Your goal should be a cross weight of about 50.5% of the total weight of the car: this is a good starting point, then you’ll fine-tune the cross weight at the track. Changing the cross weight affects how the car turns, so you’ll want to make adjustments according to the characteristics of each track where you race.
Because you modify cross weight by adjusting the shock height, you’ll want to double-check your ride height after this step. You might need to do a little back-and-forth tuning to get just the right combination of height and corner weight percentage. Have patience!
3. Caster and Camber
Max out your front caster first when you’re doing your setup and alignment. For setting up your camber, you want the front at -3 to -3.4, and the rear at -2.5 to -2.8. Aim for a 0.5 difference between the front and rear. (Spec Miata is now allowing the use of, offset camber bushings and/or extended lower ball joints that let you fine-tune the camber even more.) In addition to front and rear, camber will also vary from left to right. On a clockwise track, the left side should be on the higher side of the camber range, with the right side on the lower side. A track with an even split of left and right corners, like Daytona, will be even on both sides. Remember, camber can also affect the right height slightly and corner weight, so you’ll need to check both after setting camber. When it comes to setup double and triple checking everything is a good practice.
4. Sway Bars
Once you have the above points set, you’re ready to reconnect the sway bars. The reason you don’t want to do your setup with them connected is that you might inadvertently put pressure, or preload, on them. You should never have preload in the sway bars: they shouldn’t engage until you’re in the turn.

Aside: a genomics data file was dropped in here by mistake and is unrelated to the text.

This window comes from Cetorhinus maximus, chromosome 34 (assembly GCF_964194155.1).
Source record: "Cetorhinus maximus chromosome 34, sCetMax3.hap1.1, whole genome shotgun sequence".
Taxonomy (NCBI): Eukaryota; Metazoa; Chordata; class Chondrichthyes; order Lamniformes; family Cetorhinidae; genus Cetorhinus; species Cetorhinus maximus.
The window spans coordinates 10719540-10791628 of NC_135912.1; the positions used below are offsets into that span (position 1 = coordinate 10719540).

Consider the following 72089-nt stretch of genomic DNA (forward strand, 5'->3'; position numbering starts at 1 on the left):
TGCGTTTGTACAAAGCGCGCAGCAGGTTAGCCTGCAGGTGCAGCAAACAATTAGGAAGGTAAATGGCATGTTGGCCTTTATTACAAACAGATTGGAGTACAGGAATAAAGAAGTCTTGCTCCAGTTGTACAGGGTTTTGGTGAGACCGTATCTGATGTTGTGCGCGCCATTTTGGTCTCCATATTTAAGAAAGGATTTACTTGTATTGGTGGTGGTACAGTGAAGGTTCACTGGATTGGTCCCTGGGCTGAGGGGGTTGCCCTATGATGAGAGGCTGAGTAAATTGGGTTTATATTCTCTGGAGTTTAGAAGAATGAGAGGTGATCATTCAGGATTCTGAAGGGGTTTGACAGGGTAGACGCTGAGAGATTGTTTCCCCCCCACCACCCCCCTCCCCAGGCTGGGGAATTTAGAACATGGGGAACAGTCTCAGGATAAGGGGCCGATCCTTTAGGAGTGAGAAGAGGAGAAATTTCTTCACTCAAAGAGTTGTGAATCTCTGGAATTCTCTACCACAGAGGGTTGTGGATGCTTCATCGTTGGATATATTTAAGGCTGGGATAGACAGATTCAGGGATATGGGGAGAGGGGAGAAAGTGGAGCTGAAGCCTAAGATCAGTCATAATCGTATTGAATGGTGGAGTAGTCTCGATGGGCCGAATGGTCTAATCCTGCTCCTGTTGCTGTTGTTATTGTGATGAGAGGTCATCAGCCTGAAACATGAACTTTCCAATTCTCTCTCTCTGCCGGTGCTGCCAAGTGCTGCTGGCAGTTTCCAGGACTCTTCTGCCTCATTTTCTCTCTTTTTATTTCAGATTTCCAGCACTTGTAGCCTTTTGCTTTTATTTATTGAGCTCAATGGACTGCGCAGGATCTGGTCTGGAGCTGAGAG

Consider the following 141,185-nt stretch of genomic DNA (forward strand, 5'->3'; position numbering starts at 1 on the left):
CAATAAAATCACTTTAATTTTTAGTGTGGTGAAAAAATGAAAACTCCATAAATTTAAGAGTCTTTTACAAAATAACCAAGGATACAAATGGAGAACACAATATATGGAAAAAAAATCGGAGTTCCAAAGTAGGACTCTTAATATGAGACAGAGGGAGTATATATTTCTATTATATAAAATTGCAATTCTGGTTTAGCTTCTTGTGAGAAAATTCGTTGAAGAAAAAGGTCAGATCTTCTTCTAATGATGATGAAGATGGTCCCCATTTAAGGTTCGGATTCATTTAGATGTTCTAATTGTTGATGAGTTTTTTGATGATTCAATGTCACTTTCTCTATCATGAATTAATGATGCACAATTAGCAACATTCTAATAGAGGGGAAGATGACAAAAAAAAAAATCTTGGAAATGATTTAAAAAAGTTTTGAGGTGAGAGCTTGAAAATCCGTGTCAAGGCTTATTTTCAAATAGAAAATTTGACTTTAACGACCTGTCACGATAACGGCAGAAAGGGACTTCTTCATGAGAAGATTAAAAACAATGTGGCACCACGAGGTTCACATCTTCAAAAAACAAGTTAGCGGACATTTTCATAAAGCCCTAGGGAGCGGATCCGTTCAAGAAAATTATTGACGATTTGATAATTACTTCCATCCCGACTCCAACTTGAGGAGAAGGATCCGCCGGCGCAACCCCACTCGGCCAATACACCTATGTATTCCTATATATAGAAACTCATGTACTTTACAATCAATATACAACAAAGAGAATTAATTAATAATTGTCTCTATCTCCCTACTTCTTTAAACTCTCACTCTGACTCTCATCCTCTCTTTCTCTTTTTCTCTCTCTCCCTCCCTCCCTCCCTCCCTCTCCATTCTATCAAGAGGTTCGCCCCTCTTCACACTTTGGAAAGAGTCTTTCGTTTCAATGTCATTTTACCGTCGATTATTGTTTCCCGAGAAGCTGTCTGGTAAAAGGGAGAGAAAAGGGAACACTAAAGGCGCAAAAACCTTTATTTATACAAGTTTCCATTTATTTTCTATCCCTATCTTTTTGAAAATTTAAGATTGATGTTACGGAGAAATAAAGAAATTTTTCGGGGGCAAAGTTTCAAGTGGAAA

The front sway bar on the NA Miata has two holes. It is usually run on the full soft setting, which are the holes closest to the end. (The front sway bar on the 99 NB Miata has only one hole.)
The rear sway bar has three holes for all models. Most drivers opt to use the middle hole, but you can adjust to your preference. You can opt to go full stiff (hole furthest from the end) or full soft (hole closest to the end), or you can change up one of the two sides instead of both. This is another factor that you’ll change depending not just on the track, but also weather conditions.
Baseline toe should be set to 1/32” toe out on each side of the front wheels, and 0 to 1/32’ toe in on the rear wheels. You’ll wind up adjusting this according to your preference.
When you’re on the brakes and compressing the front, the wheels want to toe in, so by having them set for toe out you’ll get better response. Also, when you turn, having the wheel toed out gives you more contact area for a better turn-in. Keep in mind, though, that cars will be more responsive on the steering wheel with 1/32” of toe out, but going over that number can make the car TOO responsive!
Some of the more experienced drivers looking to maximize straight-line speed run their wheels at zero toe on the rear even though it may compromise rear stability (they work to manage this tradeoff). Others, however, prefer to toe in a little bit to keep the rear of the car more stable, even if it is hypothetically the slower setup (though, it may be faster for these drivers due to consistency/stability in the rear). Fewer drivers choose a little bit of toe out to help overcome understeer (we more often see this in SM racers who came from karting). Setup, including toe, is really about personal preference.